The Testaments

The Testaments

Book - 2019
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SHORTLISTED FOR THE BOOKER PRIZE
LONGLISTED FOR THE SCOTIABANK GILLER PRIZE
INTERNATIONAL BESTSELLER

Margaret Atwood's dystopian masterpiece, The Handmaid's Tale, has become a modern classic--and now she brings the iconic story to a dramatic conclusion in this riveting sequel.

More than fifteen years after the events of The Handmaid's Tale, the theocratic regime of the Republic of Gilead maintains its grip on power, but there are signs it is beginning to rot from within. At this crucial moment, the lives of three radically different women converge, with potentially explosive results.

Two have grown up as part of the first generation to come of age in the new order. The testimonies of these two young women are joined by a third voice: a woman who wields power through the ruthless accumulation and deployment of secrets.

As Atwood unfolds The Testaments, she opens up the innermost workings of Gilead as each woman is forced to come to terms with who she is, and how far she will go for what she believes.

"The literary event of the year." -- The Guardian

"The international literary event of the season." -- Globe and Mail

"It's terrifying and exhilarating." --Judges of the Booker Prize 2019
Publisher: Toronto : McClelland and Stewart, ©2019.
ISBN: 9780771009433
Characteristics: x, 419 pages ;,24 cm.

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Interesting but weak in parts. The character of young woman smuggled back into Gilead was annoying and immature. Why would she not have been portrayed with more insight or worldly experience to bring some depth to the discussion of how Gilead was perceived by the outside world. The relationship between the two girls was an eye roll!

n
NFN
Oct 14, 2019

A quick read to wrap up some loose ends, but not up to Atwood's usual standard. Disappointing.

s
szeigman
Oct 11, 2019

What a wonderful wordsmith, Atwood is. And what I found exceptional here...is how well thought out she is in Testament. You see it's not a book about female subjugation by males in some future world, as it may appear on surface. It's a novel about society and how quickly a right can become a wrong by law making. AND IT MAKES SENSE!

Jefferson was wrong...FREEDOM is not an inalienable right...it is a legal right, and as such its definition can change in an instant, just like Orwell explained and Atwood confirmed.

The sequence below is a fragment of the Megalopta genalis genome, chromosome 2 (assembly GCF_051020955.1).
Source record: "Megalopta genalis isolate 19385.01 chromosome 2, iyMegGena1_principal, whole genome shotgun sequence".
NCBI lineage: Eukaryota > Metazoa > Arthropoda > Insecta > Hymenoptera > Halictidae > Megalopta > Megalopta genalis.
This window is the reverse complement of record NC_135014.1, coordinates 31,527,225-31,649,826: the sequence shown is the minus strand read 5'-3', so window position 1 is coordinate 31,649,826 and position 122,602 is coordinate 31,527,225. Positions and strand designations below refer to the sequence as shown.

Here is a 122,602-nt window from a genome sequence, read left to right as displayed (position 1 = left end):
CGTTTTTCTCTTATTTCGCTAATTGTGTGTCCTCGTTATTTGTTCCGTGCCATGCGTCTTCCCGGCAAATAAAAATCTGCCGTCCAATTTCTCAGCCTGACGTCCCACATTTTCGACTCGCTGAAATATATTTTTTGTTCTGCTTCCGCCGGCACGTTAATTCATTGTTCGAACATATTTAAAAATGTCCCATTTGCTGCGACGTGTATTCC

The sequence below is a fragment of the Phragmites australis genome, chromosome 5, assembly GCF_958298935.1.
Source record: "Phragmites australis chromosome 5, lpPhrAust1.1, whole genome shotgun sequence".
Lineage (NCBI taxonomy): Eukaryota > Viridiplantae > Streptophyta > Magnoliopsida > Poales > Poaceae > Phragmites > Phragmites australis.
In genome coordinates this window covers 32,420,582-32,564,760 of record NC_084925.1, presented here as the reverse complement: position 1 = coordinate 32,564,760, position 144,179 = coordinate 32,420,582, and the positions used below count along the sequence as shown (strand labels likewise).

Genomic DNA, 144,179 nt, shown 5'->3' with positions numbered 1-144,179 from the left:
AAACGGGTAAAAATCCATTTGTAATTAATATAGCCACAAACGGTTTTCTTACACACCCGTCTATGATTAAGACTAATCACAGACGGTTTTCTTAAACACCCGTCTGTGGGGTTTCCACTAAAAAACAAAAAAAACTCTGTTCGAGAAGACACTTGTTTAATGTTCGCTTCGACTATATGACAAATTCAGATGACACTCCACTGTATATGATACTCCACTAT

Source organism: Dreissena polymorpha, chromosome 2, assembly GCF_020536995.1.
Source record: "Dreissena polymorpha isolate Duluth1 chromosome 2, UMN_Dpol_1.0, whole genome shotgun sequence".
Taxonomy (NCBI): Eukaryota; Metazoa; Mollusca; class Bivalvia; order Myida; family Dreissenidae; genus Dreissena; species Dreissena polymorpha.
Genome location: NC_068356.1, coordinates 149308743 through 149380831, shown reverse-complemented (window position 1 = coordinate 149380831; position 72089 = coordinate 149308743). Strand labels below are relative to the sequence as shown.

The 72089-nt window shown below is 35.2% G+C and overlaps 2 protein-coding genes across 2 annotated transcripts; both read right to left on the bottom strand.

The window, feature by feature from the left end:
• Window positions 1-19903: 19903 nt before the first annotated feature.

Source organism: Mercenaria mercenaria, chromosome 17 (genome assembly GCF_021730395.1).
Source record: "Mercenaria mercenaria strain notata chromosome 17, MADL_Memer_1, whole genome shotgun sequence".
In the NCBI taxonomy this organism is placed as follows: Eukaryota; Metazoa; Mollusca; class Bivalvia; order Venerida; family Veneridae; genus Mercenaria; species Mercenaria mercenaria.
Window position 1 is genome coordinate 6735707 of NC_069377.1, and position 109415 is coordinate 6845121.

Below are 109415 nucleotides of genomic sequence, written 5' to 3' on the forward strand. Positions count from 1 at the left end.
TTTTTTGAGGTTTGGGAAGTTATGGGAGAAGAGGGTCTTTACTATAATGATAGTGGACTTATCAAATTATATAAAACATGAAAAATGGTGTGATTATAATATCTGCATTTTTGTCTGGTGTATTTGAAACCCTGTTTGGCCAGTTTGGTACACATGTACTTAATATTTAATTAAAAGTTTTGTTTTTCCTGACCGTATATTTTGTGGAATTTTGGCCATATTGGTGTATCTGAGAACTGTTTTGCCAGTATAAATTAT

b
BWilsoned
Oct 09, 2019

What a great sequel!! I just read it through today and loved it!

k
kwhit14
Oct 09, 2019

This is a fantastic sequel that will appeal to fans of the book and fans of the television series.

This is a quick read that will keep you turning pages.

c
cheadlebeagle
Oct 08, 2019

Excellent sequel. I liked the way she combined some of the aspects of the tv show with the story.

d
dentkn7613
Oct 07, 2019

A fast-moving page turner - the Aunt's story is riveting - but the ending felt a little too pat & neat, particularly compared to The Handmaid's Tale. Having 3 different narrators was interesting in juxtaposing different viewpoints on Gilead but not all are as equally developed. Either way I'm glad that Margaret Atwood provided an ending after all these years!

DCPL_JohnB Oct 07, 2019

A captivating, satisfying sequel. Atwood fleshes out believable characters (some new, some old) in three connected stories of oppression and resistance.

a
abbyinMN
Oct 05, 2019

Aiya. Excellent book. As Atwood says of reprising her classic written during the first backlash against women: "the citizens of many countries, including the United States, are under more stresses now than they were three decades ago."

When the Handmaids originally was published, many said it was so extreme that only radical bra-burners would think it anything other than junk. Well, well, well. Here we are. A chilling retort to those of us who remember those times, much like Aunt Lydia.

j
jtcampbel47
Oct 05, 2019

Enjoyed it, was interested in seeing how Gilead fared after after Offred!

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NadiaHathor
Oct 02, 2019

"There were swings in one of the parks, but because of our skirts, which might be blown up by the wind and then looked into, we were not to think of taking such a liberty as a swing. Only boys could taste that freedom; only they could swoop and soar; only they could be airborne. I've never been on a swing. It remains one of my wishes." Part II - Chapter 3 - pg.16

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